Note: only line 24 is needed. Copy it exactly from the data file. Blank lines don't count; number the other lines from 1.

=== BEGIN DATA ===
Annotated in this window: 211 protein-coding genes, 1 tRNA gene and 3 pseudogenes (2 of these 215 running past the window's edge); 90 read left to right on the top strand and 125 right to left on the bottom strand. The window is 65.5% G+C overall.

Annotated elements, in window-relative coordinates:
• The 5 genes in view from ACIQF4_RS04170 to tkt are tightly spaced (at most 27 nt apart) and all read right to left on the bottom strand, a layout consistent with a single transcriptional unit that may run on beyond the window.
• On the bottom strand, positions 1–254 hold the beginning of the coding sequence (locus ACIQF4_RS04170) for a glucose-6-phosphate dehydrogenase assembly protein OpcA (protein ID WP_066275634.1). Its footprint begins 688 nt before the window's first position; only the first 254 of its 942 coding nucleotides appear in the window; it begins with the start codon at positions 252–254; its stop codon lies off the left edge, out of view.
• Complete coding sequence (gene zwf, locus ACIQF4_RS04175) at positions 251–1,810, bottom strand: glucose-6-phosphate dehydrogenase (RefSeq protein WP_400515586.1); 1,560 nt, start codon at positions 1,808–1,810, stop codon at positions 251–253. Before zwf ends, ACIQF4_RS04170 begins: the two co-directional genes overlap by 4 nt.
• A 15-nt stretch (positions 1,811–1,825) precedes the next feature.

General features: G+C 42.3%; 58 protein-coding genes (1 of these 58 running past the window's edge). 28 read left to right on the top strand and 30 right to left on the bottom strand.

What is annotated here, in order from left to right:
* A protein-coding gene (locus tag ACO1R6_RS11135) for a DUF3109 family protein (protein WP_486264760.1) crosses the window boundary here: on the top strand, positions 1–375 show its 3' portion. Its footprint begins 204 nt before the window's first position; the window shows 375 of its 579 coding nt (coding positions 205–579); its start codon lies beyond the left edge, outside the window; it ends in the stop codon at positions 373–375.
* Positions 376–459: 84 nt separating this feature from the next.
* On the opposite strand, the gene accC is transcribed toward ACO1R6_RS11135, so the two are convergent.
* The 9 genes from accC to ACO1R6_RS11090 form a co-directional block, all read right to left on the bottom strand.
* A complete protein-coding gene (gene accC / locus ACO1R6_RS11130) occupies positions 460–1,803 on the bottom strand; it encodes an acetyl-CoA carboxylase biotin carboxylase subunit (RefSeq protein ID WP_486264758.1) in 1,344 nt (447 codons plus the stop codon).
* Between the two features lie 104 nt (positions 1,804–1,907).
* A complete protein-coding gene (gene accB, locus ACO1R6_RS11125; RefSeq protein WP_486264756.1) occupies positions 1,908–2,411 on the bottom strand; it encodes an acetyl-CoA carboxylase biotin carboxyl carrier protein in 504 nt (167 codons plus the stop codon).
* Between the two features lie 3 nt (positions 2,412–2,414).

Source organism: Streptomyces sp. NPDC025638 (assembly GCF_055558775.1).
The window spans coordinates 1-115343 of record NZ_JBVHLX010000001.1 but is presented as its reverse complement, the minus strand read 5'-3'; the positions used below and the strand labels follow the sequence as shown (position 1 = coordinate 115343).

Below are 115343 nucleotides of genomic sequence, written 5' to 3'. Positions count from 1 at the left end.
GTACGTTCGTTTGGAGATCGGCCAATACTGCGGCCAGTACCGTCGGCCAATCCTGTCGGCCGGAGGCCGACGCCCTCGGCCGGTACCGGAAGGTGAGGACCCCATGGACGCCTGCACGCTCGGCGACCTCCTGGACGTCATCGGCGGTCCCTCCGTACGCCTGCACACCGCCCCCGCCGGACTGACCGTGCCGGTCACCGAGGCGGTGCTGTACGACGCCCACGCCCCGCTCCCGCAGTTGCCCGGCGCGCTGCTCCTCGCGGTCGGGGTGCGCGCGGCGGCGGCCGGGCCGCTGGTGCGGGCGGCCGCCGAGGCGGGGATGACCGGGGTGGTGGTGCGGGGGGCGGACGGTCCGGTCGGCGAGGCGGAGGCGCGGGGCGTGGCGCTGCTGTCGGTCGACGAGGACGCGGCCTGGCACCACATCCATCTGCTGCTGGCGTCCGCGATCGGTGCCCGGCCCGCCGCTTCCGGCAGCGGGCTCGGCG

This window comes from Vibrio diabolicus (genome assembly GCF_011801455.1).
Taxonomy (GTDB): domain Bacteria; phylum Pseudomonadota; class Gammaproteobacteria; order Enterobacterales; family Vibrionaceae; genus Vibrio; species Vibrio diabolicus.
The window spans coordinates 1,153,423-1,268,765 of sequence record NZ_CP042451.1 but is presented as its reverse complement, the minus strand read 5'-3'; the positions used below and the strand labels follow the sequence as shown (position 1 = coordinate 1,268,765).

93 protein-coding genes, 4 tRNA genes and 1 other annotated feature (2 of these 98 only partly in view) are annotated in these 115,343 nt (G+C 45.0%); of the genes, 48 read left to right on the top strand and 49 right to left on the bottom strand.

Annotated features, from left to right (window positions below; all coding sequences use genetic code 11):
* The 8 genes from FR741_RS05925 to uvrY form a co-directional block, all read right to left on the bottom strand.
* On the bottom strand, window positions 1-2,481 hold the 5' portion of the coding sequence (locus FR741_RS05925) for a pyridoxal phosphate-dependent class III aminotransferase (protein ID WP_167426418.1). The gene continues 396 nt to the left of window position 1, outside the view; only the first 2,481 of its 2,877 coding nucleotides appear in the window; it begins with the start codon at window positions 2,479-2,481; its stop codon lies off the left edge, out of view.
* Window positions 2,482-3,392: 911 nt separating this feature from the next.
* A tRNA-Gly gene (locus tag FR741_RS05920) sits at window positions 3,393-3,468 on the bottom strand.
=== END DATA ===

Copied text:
93 protein-coding genes, 4 tRNA genes and 1 other annotated feature (2 of these 98 only partly in view) are annotated in these 115,343 nt (G+C 45.0%); of the genes, 48 read left to right on the top strand and 49 right to left on the bottom strand.